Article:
Failing to act
I think I missed an opportunity. Someone invited me to something and I stalled in my reply for almost two months. By the time I got back with them it was too late. The window of opportunity had closed. Since then, I have been convicted about my lack of urgency.
I should have acted
I feel I should have acted when I had the chance. I have since wondered about the eternal consequences of my indecision. My Reformed tendencies usually muffle such thoughts, but this time I have had the nagging thought about the consequences of my not doing anything.
A sense of urgency
Do you lack a sense of urgency? What keeps you from acting? Have you ever considered that not doing something you know you should do, is just as much a sin as doing something you know you should not do?
What should be done
We would not tolerate someone on our team stealing or killing someone. I know it is an absurd idea. It is easy to identify a no-no. It is much harder to speak about what should be done that no one is doing.
Our own troubles
I mentioned Numbers 32:23 to a friend recently as I was trying to explain how we are to blame for our own troubles sometimes. This where Moses says, “Your sin will find you out.” I was making the case to my friend that sin has embedded its own judgement.
Sin of doing nothing
What I did not remember, until I looked up the passage later, is the context that Moses makes that statement is about the sin of doing nothing. Two tribes did not want to enter the Promised Land, but stay east of the Jordan. Moses said, that is fine, as long as you will go with the other tribes to take possession of the Promised Land. Moses then said, “But if you fail to do this, you will be sinning against the Lord and you may be sure that your sin will find you out.” Their sin would be neglecting what should be done.
An influence upon all
Spurgeon had a sermon titled The Great Sin of Doing Nothing based on this passage. You should read it. In it he said, “Whether we do or do not do, what we do or do not do, will have an influence upon all that are round us—perhaps to all eternity.” I think Yoda said that too. Failing to act is a sin of omission. As I said, it is much harder to speak about what should be done.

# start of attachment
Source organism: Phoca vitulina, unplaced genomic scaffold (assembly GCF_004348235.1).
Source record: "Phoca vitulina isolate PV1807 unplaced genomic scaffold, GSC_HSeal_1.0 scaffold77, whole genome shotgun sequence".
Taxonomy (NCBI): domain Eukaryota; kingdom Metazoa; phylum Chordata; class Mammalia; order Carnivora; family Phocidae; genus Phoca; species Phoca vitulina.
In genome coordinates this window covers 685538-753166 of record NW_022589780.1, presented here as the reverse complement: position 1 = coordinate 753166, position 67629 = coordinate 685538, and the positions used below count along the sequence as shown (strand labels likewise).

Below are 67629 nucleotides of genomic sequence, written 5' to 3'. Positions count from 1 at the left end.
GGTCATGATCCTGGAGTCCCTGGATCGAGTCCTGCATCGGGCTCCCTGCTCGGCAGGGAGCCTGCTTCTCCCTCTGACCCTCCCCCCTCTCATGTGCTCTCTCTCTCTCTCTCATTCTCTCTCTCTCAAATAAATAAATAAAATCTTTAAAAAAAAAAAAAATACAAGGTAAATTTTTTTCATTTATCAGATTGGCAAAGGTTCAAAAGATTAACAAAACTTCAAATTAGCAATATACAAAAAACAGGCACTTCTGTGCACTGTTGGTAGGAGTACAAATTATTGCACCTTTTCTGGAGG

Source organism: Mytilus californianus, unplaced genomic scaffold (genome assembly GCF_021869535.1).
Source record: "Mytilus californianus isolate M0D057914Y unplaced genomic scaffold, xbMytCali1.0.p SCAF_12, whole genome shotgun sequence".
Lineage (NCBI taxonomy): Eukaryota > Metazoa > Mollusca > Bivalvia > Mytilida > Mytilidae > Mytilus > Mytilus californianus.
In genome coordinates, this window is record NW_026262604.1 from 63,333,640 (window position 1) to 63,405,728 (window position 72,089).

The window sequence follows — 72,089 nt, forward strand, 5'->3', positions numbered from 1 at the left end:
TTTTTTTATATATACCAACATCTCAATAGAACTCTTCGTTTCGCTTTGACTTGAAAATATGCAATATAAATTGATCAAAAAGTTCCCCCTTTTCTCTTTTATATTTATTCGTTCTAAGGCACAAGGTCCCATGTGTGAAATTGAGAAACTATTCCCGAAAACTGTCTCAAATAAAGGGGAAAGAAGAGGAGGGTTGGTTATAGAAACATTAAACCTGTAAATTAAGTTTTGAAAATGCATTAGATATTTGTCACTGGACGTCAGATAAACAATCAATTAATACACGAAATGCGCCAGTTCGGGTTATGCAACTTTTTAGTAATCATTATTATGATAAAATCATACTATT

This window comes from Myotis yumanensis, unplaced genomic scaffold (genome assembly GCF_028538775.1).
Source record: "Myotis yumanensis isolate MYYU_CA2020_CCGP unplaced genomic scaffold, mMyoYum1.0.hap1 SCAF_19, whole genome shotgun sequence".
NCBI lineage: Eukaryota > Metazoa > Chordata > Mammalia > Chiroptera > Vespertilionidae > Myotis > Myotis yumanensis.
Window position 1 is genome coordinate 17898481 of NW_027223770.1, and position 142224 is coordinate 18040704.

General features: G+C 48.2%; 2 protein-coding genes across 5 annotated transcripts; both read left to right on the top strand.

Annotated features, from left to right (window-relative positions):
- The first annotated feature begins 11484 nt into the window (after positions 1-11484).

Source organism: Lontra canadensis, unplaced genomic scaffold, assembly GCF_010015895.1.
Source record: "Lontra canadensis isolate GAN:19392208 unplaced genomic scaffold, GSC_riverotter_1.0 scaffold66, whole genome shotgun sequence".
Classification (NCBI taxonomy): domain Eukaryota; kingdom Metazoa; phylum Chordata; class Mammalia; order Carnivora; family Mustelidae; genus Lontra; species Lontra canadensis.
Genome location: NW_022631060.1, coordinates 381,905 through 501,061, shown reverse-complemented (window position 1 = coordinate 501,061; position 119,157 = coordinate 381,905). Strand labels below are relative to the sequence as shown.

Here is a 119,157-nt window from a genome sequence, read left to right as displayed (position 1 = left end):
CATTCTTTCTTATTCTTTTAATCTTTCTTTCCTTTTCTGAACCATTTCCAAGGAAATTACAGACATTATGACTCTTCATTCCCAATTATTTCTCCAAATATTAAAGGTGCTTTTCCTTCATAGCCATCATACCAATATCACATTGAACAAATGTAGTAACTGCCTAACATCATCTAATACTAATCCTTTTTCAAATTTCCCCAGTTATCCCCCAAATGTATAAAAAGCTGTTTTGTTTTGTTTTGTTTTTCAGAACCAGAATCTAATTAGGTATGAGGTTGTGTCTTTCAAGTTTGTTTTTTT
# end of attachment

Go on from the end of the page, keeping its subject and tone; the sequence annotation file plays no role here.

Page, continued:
What are they hurting?
Sometimes we look at churches, or individual Christians, who are not giving, not reaching out, or not serving and ask, “What are they hurting?” They are complacent and happy to huddle once a week with other complacent and happy people. They sing some songs and take notes on some topic that they will do absolutely nothing about. We think to ourselves, “So what? Let them be. They are not hurting anything.”
Sin finds us out
Really? When Moses spoke to those tribes he said neglecting to act was sinning against the Lord. What would happen? I don’t know. He was vague, yet emphatic: “You may be sure that your sin will find you out.” Perhaps as I said to my friend, sin has its own judgements embedded in it. When we neglect to give, that sin finds us out, and less money is given. When we neglect to reach out and evangelize, that sin finds us out, and growth ceases. When we neglect to serve and exercise our gifting, that sin finds us out, and ministry stops.
Regain a sense of urgency
If you have been tolerating neglect, be sure it will find you out. Craig Groeschel has said, “You cannot change what you are willing to tolerate.” Neglect and complacency does great damage. You are fooling yourself if you think inaction has no impact. Regain a sense of urgency to act. Not doing something that should be done, a sin of omission, is just as much a sin as doing something that should not be done.